House won’t rush Aquino emergency powers anymore
MANILA, Philippines – The House of Representatives energy committee will no longer rush the approval of the resolution granting President Benigno Aquino III emergency powers to address the looming power shortage in 2015.
During a hearing on Monday, panel chairman Oriental Mindoro Representative Reynaldo Umali said the panel will target approving the resolution before December, from its original plan on October 29.
Umali, however, said the resolution will not include as an option renting generator sets to resolve the power shortage .
“We hope to approve the joint resolution in the House before December 1… We will still approve (the President’s request for emergency powers), but the provision regarding the rental of generator sets will no longer be there,” Umali said at the sidelines of the hearing.
Lawmakers questioned the need to rush the President’s proposed emergency powers after the admission by an energy official that there is no power crisis in 2015.
DOE Assistant Director Irma Exconde said the agency is anticipating a shortage in reserve power because of the expected power plant outages and the demand for power.
Exconde said the reserve shortfall translates to only one-hour rotating brownouts once a week based on the calculation of the National Grid Corporation of the Philippines (NGCP).
Bayan Muna Representative Neri Colmenares said the official practically admitted that the country will face a reserve crisis and not a power supply crisis.
He then scored Energy Secretary Jericho Petilla for pushing for the emergency powers when there is no power crisis in the first place.
“Everybody is saying of imminent power crisis but all the while supply is greater than demand. The DOE must be put to task for alarming the public…” Colmenares said.
Manila Representative Sandy Ocampo also scored the DOE for its slow pace in informing the chamber on the actual figures on the power shortage.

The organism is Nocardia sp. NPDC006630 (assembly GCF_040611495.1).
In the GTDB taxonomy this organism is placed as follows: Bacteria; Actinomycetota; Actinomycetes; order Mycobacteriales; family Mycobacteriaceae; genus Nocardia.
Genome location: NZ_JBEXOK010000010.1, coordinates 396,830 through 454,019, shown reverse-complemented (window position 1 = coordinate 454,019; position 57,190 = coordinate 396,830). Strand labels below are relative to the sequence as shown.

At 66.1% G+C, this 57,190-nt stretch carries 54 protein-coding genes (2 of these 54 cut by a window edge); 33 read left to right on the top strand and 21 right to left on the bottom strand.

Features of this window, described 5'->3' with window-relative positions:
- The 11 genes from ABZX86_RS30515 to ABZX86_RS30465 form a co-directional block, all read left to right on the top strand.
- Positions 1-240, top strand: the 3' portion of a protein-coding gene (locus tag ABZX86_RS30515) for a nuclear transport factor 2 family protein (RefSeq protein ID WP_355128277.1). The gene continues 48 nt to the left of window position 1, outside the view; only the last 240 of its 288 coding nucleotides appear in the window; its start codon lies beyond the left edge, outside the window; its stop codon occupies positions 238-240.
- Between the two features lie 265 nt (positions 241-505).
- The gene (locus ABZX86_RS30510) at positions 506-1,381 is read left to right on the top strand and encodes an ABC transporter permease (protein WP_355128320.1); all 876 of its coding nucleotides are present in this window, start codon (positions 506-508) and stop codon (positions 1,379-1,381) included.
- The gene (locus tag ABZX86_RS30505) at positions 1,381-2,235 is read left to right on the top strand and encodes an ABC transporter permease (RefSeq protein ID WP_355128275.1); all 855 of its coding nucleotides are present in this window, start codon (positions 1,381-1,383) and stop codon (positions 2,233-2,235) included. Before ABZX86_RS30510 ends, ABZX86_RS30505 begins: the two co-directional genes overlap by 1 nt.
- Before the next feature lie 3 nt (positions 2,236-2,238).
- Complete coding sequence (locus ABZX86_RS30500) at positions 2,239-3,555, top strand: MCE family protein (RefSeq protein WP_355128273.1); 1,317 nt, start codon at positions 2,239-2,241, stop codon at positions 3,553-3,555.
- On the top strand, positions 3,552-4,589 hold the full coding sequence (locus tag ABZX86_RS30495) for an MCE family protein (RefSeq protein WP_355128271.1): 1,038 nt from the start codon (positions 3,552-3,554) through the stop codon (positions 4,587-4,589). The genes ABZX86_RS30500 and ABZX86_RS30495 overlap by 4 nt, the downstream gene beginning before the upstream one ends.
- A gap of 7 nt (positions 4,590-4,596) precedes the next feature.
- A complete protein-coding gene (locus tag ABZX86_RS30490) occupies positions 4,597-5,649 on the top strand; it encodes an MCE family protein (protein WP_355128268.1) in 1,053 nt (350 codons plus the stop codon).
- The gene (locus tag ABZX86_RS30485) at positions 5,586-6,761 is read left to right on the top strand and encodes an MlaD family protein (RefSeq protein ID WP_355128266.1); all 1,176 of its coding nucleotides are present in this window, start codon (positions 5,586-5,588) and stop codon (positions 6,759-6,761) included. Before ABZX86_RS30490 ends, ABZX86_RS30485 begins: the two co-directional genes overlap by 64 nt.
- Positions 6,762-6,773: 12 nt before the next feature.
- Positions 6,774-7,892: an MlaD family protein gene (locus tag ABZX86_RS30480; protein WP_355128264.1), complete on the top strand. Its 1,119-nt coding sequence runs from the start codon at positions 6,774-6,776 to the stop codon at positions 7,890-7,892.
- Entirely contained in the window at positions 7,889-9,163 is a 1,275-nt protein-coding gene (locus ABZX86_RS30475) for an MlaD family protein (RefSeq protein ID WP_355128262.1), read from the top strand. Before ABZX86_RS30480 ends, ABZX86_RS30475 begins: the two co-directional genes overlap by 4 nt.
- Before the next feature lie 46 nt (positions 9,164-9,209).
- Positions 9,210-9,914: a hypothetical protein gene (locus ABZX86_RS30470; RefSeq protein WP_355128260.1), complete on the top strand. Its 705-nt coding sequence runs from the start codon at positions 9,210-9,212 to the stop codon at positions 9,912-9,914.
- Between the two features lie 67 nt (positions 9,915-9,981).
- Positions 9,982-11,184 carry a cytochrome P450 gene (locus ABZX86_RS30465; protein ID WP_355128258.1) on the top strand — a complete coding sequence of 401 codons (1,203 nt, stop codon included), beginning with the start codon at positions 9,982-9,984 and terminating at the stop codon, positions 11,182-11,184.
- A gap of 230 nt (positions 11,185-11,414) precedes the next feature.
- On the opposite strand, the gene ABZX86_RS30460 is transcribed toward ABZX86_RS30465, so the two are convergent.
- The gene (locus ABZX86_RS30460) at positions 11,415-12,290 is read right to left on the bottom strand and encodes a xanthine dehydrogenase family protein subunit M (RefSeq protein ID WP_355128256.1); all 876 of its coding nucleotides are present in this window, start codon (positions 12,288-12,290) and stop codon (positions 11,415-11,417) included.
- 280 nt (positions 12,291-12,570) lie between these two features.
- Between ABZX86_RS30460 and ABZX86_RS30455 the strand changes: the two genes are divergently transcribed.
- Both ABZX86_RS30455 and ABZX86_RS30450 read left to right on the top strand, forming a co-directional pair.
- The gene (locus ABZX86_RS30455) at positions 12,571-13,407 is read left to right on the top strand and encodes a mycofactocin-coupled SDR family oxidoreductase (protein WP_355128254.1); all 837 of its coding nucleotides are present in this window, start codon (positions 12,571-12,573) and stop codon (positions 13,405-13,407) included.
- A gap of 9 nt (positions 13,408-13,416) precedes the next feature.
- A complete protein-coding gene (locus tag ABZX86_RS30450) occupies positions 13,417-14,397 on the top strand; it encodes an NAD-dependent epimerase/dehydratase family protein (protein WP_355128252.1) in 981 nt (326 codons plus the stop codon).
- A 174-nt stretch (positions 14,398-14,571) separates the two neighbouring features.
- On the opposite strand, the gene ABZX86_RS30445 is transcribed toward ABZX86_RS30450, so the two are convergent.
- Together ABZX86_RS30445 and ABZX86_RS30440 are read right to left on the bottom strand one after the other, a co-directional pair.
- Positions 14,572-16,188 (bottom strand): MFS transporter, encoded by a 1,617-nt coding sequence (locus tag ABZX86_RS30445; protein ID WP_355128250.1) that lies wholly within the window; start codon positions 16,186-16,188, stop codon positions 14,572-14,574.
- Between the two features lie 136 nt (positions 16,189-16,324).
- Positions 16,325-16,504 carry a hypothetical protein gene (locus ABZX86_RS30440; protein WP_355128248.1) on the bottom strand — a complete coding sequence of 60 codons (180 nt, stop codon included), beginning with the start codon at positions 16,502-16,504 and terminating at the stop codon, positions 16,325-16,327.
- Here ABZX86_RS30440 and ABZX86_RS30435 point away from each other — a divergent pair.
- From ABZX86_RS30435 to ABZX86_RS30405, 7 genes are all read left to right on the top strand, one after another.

“Until now, we are still in determining the figures… Moving forward, we should be sure of it already,” Ocampo said in Filipino.
President Aquino has asked Congress to grant him the authority to contract additional capacity precisely to address the looming power shortage during the summer, as granted to him under the Electric Power Industry Reform Act (EPIRA).
EPIRA allows emergency powers to the President “upon the determination by the President of the Philippines of an imminent shortage of the supply of electricity.”
“Congress may authorize, through a joint resolution, the establishment of additional generating capacity under such terms and conditions as it may approve,” Section 71 of the law reads.
Petilla had said the agency is expecting as much as 900 MW shortage for Luzon in 2015, and that the President must contract at least 300 MW of the total shortage.
The agency had said the thinning power supply may be due to the looming El Nino phenomenon, the maintenance shutdown of the Malampaya power plan, increased or continuing outages of power plants, and the delay in commissioning of committed power projects.
The energy department had told the committee that at least P9 billion will be needed to purchase gensets and P6 billion to rent gensets.
Another option to resolve the power crisis is through the Interruptible Load Program (ILP).
Under the ILP, big industrial and commercial customers who have the ability to produce their own electricity through generating sets should cut off or reduce their supplied electricity, particularly during peak periods of the day, and instead use their own generator sets.
This is to give way for the other customers who may need the power than the commercial users. The businesses are also required to contribute their excess energy reserves. But the program is only voluntary, and thus government cannot compel businesses to participate.
Instead of immediately granting Aquino’s request, the leadership in the House of Representatives sought an inquiry in aid of legislation on the need to contract additional power.
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